Interview with Rodica Cearca, educational manager of Prospera Academy for children and adolescents, conducted during 2021 International Financial Education Week at Microinvest.

We know you from the Business School and other financial-related activities organized by Prospera Academy. In addition, we also managed to get acquainted with the students of your institution during their excursion at a secondary office Microinvest. Tell us a bit about the activity and mission of the Prospera educational center.

I will start with our slogan: “We grow up happy adults”, it fully renders the mission of Prospera Academy. We are a non-formal educational institution, which organizes various courses for children and young people from 4 up to 18 years. We set out to develop skills for young children that they certainly won’t learn in school – entrepreneurial thinking and financial literacy. One of the first projects of Prospera Academy is the Business School, where children have the opportunity to develop their management, collaboration, and socialization skills, but also to receive an age-appropriate financial education.

What does financial education mean, and what role does it play in our life?

In the modern world, financial education is gaining momentum both among adults and among children, and adolescents. It requires not only knowledge of money, its value, and ways of obtaining it, but also effective management. If we manage to establish a balance in the financial aspect of life, we will be able to maintain this balance in the other important personal aspects.

We must admit that today children are much more developed and mature for their age. How important is it to form their understanding of finances from an early age, and at what age should we start talking to them about money and its proper management?

Children involved in the management of family expenses, grow up adults who are cautious about everything they procure, focus first on needs and then on desires, are attentive and responsible when they want to take a loan from the bank or a non-bank lending institution, are much more continent and frugal. It is wrong to tell children that money is not important or that money is not for children (stereotypes of our society), because they will grow up and become adults with these wrong perceptions. On the contrary, from an early age, we must convey to them that money is an important source for everyone, so we must manage it correctly.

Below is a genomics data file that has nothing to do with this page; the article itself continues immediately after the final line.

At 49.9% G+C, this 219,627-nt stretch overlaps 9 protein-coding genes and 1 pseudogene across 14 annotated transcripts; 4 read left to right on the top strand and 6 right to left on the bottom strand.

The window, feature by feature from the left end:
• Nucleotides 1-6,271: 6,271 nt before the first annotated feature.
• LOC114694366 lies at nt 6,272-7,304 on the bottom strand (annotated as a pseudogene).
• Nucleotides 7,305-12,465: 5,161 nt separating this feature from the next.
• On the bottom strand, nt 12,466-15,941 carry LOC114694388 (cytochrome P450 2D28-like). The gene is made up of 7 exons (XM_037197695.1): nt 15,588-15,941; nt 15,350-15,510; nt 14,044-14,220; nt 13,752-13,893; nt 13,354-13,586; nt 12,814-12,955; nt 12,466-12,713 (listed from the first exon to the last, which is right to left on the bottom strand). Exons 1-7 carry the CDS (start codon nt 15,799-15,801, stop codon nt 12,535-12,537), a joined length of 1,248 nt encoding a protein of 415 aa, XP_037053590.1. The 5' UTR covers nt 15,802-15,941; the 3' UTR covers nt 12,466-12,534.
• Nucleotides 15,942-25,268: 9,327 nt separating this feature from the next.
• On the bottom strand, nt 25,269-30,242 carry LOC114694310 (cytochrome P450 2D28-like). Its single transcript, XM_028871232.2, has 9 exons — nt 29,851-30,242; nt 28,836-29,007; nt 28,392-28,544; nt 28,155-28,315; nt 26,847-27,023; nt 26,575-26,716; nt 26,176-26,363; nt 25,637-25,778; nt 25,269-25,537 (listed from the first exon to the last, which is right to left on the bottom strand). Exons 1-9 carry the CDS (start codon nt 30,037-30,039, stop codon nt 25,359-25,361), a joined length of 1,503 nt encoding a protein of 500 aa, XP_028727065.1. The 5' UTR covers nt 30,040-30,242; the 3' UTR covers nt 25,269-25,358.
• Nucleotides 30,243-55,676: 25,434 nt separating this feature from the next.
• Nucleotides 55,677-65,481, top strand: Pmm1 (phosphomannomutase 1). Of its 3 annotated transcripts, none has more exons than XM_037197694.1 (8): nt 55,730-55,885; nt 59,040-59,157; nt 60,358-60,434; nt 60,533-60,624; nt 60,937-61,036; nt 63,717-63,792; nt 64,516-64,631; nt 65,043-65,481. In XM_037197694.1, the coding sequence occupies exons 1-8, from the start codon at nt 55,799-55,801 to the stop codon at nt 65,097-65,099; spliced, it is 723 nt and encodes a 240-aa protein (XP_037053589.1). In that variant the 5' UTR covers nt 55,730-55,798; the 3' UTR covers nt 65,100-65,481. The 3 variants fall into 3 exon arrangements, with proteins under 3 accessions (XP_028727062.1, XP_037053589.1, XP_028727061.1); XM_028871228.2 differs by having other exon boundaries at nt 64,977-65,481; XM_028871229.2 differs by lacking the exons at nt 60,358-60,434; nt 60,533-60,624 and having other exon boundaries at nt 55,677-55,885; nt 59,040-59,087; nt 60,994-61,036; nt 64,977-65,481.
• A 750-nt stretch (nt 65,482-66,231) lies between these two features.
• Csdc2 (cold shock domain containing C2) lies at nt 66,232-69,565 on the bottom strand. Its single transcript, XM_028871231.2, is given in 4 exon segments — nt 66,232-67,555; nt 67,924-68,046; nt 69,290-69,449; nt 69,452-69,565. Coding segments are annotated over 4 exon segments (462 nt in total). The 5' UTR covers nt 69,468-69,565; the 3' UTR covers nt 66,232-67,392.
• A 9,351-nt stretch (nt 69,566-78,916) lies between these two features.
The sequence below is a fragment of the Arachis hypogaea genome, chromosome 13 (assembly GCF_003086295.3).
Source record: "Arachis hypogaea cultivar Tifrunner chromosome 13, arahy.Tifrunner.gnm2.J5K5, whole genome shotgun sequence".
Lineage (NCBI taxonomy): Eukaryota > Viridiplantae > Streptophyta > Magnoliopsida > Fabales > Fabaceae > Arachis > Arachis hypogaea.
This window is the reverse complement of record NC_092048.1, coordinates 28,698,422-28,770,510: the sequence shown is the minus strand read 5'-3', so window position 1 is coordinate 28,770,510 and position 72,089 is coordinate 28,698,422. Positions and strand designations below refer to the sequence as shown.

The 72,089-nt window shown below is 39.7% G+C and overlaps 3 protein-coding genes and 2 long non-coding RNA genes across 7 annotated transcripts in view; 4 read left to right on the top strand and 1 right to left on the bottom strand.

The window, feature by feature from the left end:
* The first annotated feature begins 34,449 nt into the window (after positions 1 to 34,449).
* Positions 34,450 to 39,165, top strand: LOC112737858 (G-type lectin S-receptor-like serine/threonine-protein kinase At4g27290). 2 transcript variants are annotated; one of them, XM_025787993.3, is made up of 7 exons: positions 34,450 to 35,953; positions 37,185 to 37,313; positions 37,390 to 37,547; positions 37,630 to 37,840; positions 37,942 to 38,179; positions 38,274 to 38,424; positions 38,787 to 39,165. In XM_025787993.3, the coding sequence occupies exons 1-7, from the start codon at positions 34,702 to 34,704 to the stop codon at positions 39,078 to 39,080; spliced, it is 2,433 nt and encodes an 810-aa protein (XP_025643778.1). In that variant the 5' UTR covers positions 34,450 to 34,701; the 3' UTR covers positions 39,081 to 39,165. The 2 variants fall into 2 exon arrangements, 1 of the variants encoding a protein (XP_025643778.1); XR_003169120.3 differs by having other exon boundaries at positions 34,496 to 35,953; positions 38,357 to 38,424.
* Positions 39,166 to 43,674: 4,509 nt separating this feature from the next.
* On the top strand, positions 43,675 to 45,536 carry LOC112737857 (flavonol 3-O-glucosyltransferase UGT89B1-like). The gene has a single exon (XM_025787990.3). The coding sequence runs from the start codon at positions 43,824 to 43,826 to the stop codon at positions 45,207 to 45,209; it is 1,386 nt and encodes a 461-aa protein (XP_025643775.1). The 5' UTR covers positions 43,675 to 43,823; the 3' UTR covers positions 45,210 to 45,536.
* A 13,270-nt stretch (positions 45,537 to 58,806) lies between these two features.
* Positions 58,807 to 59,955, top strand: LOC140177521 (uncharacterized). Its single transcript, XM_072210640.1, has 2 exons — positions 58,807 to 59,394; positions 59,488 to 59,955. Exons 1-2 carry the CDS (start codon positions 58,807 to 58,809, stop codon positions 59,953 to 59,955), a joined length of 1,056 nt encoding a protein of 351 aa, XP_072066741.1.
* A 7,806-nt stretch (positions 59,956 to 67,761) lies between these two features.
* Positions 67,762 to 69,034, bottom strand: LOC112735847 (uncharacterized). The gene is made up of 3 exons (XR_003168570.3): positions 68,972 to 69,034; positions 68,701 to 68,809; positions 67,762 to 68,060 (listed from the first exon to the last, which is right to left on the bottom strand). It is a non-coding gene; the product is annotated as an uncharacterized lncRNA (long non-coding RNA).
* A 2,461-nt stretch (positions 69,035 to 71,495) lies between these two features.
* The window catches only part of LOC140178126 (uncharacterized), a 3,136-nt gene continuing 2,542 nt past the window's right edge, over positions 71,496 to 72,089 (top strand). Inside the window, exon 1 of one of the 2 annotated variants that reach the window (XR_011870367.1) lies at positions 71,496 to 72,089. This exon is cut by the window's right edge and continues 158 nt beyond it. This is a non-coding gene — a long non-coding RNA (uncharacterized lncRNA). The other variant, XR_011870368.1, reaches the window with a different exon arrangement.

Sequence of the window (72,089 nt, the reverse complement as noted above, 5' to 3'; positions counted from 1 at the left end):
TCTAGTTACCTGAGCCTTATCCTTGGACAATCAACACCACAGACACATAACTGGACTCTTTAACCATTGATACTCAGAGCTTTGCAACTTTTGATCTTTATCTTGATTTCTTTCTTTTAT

I think that not all children fully understand the value of money. How can we explain to the little ones that behind a banknote there are hours of work?

A child who is explained from an early age that money does not fall from a tree and that it is necessary to work to have it will appreciate the value of money differently. How to explain it? Simple, from the first visits to the store, buying childrens’ favorite toys and sweets. That doesn’t mean we have to deprive them of all that shopping, just make them understand whether they need it or not.

A typical situation in supermarket queues is when some children get naughty and insist that their parents buy them sweets or other “unnecessary” things from the shelves near the checkouts. How to proceed in such cases?

All children’s manifestations, both positive and negative, are emotions that were not paid attention to at the right time. As I said, discussions about shopping should be started at home. Parents can make a list of all the necessary purchases, in which they also include “goodies” intended for the little ones. Or when the child is a little older, he can be allocated a symbolic amount, which he will be able to spend as he wants. If these rules become part of the family norm, then there will be no more situations where the child will misbehave in the store.

About the pocket money. Since our childhood, the piggy bank or jar with a lid was one of the customs to collect money in any family. How can we teach the little ones to collect and manage their pocket money correctly?

I still encourage this tradition today, which is a good example of financial education. When children have their financial savings from an early age, whether it is the pocket money they receive from their parents or donations and gifts from relatives and grandparents, this gives them confidence in their own strengths and responsibility. In addition, pocket money is a good exercise for managing financial sources, even if we are talking about small amounts. Over time, you will notice that children will become much more independent, calculate their expenses and even learn to collect money for more expensive purchases, whether phone or console.

We want to end this interview on an equally useful note. Therefore, please share with us some practical tips for parents who are just starting the financial education of their little ones?

The golden secret is communication. Parents should not be afraid to talk with their children about expenses and even directly involve them in the planning of the family budget. Sometimes children understand more than we imagine, and it is up to us to provide them with accessible and accurate explanations. Telling children about monthly expenses, salary, taxes, commissions, and even monthly payments for loans, they will be aware that money is not an inexhaustible resource. Financial education begins in the family, but it must be continued at school and during other extracurricular activities. I very much appreciate that Microinvest is involved in the financial education of the young generation, who will later become informed and responsible adults.

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